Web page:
sábado, 29 de noviembre de 2014

Ancient Egyptian Ostraca: A Reevaluation

Ancient Egyptian Ostraca: A Reevaluation

Jennifer Babcock, 2009–2011 Hagop Kevorkian Curatorial Fellow, Department of Ancient Near Eastern Art
Posted: Wednesday, October 10, 2012
«Although I am an Egyptologist, I recently worked for two years in the Museum's Department of Ancient Near Eastern Art as the 2009–2011 Hagop Kevorkian Curatorial Fellow. The experience was invaluable, not only for its curatorial training, but also for the opportunity to approach my dissertation topic—ancient Egyptian ostraca—from a cross-disciplinary perspective.»
Ostraca are flakes of limestone that were used as "notepads" for private letters, laundry lists, records of purchases, and copies of literary works. My research focused specifically on the "figured," or illustrated, ostraca that some Egyptologists interpret as visual parodies of Egyptian social hierarchy.1 These images portray animals acting as humans, as well as "topsy-turvy worlds" in which everything is the reverse of how it occurs in nature.

Ostracon, New Kingdom, Ramesside, Dynasty 19–20, ca. 1295–1070 B.C. Egypt. Limestone, paint. The Metropolitan Museum of Art, New York, Anonymous Gift, 1960 (60.158)
For example, in the upper register of an ostracon from the Met's collection (shown above), a seated monkey is depicted interacting with a bipedal cat—an indication that these animals are to be understood as having human characteristics. Other ostraca of this type portray anthropomorphized animals in different but equally nonsencial roles, such as mice being waited on by their cat servants. These types of figured ostraca are all approximately palm sized, and typically depict a single image or event without any accompanying text. Many were found in or are believed to be from Deir el-Medina,2 a New Kingdom (1150–1070 B.C.) village that housed the draughtsmen, carvers, and painters for the royal tombs in the Valley of the Kings and the Valley of the Queens.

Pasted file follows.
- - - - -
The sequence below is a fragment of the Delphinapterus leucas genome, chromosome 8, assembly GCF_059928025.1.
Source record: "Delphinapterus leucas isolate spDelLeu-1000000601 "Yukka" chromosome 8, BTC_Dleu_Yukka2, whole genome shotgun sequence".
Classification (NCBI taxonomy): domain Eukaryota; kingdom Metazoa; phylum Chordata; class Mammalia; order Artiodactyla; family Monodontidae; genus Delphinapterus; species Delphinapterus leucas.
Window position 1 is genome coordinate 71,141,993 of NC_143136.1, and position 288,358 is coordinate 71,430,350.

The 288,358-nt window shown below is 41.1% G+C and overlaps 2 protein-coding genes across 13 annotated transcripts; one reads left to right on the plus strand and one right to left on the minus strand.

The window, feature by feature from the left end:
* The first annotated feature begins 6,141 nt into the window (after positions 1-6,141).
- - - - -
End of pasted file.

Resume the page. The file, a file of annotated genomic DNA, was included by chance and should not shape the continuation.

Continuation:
Imagery of animals acting as humans is prevalent in ancient Near Eastern art as well, particularly during the Proto-Elamite period (3200–2700 B.C.). At first glance, however, it seems that these types of images in the Near East occupied a more elite sphere than those from ancient Egypt. For instance, there is a silver statuette of a kneeling bull offering a vessel in the Met's collection that demonstrates a masterful blend of human and animal traits, and careful articulation of textile pattern. The bull's material and high level of craftsmanship suggests that it was officially commissioned.


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